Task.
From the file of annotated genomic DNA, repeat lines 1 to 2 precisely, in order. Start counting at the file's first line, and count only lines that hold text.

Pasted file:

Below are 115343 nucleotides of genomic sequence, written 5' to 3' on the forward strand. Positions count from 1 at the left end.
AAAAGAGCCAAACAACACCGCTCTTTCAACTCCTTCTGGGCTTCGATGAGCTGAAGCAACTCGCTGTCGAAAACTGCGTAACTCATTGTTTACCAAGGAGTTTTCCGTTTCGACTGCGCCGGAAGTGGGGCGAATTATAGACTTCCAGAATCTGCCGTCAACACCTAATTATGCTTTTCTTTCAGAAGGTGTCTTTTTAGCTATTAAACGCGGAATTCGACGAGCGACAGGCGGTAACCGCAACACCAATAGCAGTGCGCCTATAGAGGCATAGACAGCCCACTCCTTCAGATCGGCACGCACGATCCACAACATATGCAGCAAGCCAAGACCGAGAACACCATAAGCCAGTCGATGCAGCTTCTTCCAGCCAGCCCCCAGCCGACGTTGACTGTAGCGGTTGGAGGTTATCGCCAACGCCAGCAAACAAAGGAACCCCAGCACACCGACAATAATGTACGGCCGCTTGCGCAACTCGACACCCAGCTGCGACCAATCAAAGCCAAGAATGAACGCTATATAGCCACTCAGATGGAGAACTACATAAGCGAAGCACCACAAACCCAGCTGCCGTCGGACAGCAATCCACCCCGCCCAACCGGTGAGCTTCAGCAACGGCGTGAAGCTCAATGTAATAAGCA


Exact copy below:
Below are 115343 nucleotides of genomic sequence, written 5' to 3' on the forward strand. Positions count from 1 at the left end.
AAAAGAGCCAAACAACACCGCTCTTTCAACTCCTTCTGGGCTTCGATGAGCTGAAGCAACTCGCTGTCGAAAACTGCGTAACTCATTGTTTACCAAGGAGTTTTCCGTTTCGACTGCGCCGGAAGTGGGGCGAATTATAGACTTCCAGAATCTGCCGTCAACACCTAATTATGCTTTTCTTTCAGAAGGTGTCTTTTTAGCTATTAAACGCGGAATTCGACGAGCGACAGGCGGTAACCGCAACACCAATAGCAGTGCGCCTATAGAGGCATAGACAGCCCACTCCTTCAGATCGGCACGCACGATCCACAACATATGCAGCAAGCCAAGACCGAGAACACCATAAGCCAGTCGATGCAGCTTCTTCCAGCCAGCCCCCAGCCGACGTTGACTGTAGCGGTTGGAGGTTATCGCCAACGCCAGCAAACAAAGGAACCCCAGCACACCGACAATAATGTACGGCCGCTTGCGCAACTCGACACCCAGCTGCGACCAATCAAAGCCAAGAATGAACGCTATATAGCCACTCAGATGGAGAACTACATAAGCGAAGCACCACAAACCCAGCTGCCGTCGGACAGCAATCCACCCCGCCCAACCGGTGAGCTTCAGCAACGGCGTGAAGCTCAATGTAATAAGCA